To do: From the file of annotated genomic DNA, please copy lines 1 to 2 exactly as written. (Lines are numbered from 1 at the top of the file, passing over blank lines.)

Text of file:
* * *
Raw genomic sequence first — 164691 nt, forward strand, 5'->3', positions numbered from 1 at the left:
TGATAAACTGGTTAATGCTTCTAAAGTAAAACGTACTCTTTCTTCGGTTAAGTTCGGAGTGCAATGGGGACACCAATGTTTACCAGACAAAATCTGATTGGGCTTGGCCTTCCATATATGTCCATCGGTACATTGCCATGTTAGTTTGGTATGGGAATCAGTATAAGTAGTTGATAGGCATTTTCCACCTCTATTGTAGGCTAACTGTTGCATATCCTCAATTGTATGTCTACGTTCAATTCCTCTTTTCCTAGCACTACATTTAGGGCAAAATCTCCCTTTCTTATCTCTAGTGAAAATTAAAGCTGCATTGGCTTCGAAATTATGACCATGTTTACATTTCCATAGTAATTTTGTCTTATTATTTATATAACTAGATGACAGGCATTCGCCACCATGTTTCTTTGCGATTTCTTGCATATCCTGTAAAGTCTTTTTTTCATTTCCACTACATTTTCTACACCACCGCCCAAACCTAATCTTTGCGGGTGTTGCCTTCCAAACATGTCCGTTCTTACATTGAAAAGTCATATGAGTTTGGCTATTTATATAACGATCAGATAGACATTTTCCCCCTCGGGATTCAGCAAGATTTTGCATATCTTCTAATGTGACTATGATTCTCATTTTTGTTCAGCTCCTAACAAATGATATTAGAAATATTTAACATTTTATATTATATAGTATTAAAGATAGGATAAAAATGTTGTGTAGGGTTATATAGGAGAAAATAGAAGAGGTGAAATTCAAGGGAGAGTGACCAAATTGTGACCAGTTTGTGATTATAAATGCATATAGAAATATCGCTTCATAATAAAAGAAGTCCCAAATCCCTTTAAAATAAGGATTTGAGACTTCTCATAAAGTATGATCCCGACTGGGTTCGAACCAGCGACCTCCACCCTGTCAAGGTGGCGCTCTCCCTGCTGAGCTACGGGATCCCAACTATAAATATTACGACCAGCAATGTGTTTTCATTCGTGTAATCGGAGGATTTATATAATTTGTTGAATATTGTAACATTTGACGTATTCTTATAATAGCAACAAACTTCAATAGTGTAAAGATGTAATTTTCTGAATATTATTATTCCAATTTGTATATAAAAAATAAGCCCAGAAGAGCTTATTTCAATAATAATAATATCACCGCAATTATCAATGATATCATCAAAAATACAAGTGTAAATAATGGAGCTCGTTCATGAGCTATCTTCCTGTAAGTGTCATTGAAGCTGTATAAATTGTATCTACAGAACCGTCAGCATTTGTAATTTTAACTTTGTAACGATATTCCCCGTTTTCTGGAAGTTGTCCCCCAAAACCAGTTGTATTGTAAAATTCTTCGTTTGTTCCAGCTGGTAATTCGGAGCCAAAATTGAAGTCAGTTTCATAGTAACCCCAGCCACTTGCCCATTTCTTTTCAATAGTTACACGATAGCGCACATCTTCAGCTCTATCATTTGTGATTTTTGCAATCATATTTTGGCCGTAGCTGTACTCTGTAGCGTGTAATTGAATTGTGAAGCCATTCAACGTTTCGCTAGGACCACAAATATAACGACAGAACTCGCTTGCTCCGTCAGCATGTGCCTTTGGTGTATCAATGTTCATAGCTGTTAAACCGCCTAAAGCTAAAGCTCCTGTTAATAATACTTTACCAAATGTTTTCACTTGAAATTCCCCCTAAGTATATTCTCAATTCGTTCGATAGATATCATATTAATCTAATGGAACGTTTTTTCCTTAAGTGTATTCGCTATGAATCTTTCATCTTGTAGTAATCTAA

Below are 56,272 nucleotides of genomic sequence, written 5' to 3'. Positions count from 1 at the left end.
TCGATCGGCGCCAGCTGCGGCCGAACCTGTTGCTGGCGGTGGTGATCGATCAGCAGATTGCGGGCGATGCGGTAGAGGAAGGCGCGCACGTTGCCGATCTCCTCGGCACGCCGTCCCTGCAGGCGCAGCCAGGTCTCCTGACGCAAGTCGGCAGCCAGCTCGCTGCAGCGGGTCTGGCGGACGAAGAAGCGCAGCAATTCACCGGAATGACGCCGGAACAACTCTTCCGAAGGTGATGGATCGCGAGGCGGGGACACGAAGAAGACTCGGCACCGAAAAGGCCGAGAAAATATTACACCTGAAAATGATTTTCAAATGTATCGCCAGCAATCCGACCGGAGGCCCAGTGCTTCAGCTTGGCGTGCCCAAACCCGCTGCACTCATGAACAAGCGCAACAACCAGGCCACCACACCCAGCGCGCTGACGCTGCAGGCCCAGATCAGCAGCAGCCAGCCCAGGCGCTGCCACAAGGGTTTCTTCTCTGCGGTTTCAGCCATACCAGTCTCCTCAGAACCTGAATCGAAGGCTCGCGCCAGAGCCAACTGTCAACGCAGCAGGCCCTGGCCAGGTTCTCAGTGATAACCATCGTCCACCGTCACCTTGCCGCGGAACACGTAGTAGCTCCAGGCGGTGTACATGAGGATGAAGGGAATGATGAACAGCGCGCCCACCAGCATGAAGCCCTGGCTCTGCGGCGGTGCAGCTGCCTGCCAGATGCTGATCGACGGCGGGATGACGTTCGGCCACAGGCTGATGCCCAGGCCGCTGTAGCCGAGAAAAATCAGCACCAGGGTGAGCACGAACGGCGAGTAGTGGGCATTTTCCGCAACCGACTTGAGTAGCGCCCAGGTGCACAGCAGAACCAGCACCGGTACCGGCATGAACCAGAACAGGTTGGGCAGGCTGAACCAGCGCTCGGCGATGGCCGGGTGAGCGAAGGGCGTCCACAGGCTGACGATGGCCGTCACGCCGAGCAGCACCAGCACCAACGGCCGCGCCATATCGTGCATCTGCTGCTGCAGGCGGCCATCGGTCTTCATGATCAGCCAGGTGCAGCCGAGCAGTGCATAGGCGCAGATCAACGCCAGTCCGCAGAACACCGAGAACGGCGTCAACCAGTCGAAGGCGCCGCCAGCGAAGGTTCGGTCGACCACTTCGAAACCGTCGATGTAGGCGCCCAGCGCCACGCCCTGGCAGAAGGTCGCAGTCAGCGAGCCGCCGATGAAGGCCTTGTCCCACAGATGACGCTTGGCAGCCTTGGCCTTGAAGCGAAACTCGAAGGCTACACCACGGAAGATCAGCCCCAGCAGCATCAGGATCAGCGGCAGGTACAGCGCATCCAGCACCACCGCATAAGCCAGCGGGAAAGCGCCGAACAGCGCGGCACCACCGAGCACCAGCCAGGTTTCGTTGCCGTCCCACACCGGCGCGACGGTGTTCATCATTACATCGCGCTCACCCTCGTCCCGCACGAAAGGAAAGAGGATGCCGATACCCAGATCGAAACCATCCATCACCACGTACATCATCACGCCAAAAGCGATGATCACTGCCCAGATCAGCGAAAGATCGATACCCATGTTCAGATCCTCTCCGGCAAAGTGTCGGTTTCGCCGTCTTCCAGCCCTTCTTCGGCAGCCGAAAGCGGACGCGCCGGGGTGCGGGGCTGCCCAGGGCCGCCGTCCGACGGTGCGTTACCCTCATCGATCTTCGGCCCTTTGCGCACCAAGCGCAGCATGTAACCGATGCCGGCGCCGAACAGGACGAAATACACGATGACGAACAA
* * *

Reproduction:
Raw genomic sequence first — 164691 nt, forward strand, 5'->3', positions numbered from 1 at the left:
TGATAAACTGGTTAATGCTTCTAAAGTAAAACGTACTCTTTCTTCGGTTAAGTTCGGAGTGCAATGGGGACACCAATGTTTACCAGACAAAATCTGATTGGGCTTGGCCTTCCATATATGTCCATCGGTACATTGCCATGTTAGTTTGGTATGGGAATCAGTATAAGTAGTTGATAGGCATTTTCCACCTCTATTGTAGGCTAACTGTTGCATATCCTCAATTGTATGTCTACGTTCAATTCCTCTTTTCCTAGCACTACATTTAGGGCAAAATCTCCCTTTCTTATCTCTAGTGAAAATTAAAGCTGCATTGGCTTCGAAATTATGACCATGTTTACATTTCCATAGTAATTTTGTCTTATTATTTATATAACTAGATGACAGGCATTCGCCACCATGTTTCTTTGCGATTTCTTGCATATCCTGTAAAGTCTTTTTTTCATTTCCACTACATTTTCTACACCACCGCCCAAACCTAATCTTTGCGGGTGTTGCCTTCCAAACATGTCCGTTCTTACATTGAAAAGTCATATGAGTTTGGCTATTTATATAACGATCAGATAGACATTTTCCCCCTCGGGATTCAGCAAGATTTTGCATATCTTCTAATGTGACTATGATTCTCATTTTTGTTCAGCTCCTAACAAATGATATTAGAAATATTTAACATTTTATATTATATAGTATTAAAGATAGGATAAAAATGTTGTGTAGGGTTATATAGGAGAAAATAGAAGAGGTGAAATTCAAGGGAGAGTGACCAAATTGTGACCAGTTTGTGATTATAAATGCATATAGAAATATCGCTTCATAATAAAAGAAGTCCCAAATCCCTTTAAAATAAGGATTTGAGACTTCTCATAAAGTATGATCCCGACTGGGTTCGAACCAGCGACCTCCACCCTGTCAAGGTGGCGCTCTCCCTGCTGAGCTACGGGATCCCAACTATAAATATTACGACCAGCAATGTGTTTTCATTCGTGTAATCGGAGGATTTATATAATTTGTTGAATATTGTAACATTTGACGTATTCTTATAATAGCAACAAACTTCAATAGTGTAAAGATGTAATTTTCTGAATATTATTATTCCAATTTGTATATAAAAAATAAGCCCAGAAGAGCTTATTTCAATAATAATAATATCACCGCAATTATCAATGATATCATCAAAAATACAAGTGTAAATAATGGAGCTCGTTCATGAGCTATCTTCCTGTAAGTGTCATTGAAGCTGTATAAATTGTATCTACAGAACCGTCAGCATTTGTAATTTTAACTTTGTAACGATATTCCCCGTTTTCTGGAAGTTGTCCCCCAAAACCAGTTGTATTGTAAAATTCTTCGTTTGTTCCAGCTGGTAATTCGGAGCCAAAATTGAAGTCAGTTTCATAGTAACCCCAGCCACTTGCCCATTTCTTTTCAATAGTTACACGATAGCGCACATCTTCAGCTCTATCATTTGTGATTTTTGCAATCATATTTTGGCCGTAGCTGTACTCTGTAGCGTGTAATTGAATTGTGAAGCCATTCAACGTTTCGCTAGGACCACAAATATAACGACAGAACTCGCTTGCTCCGTCAGCATGTGCCTTTGGTGTATCAATGTTCATAGCTGTTAAACCGCCTAAAGCTAAAGCTCCTGTTAATAATACTTTACCAAATGTTTTCACTTGAAATTCCCCCTAAGTATATTCTCAATTCGTTCGATAGATATCATATTAATCTAATGGAACGTTTTTTCCTTAAGTGTATTCGCTATGAATCTTTCATCTTGTAGTAATCTAA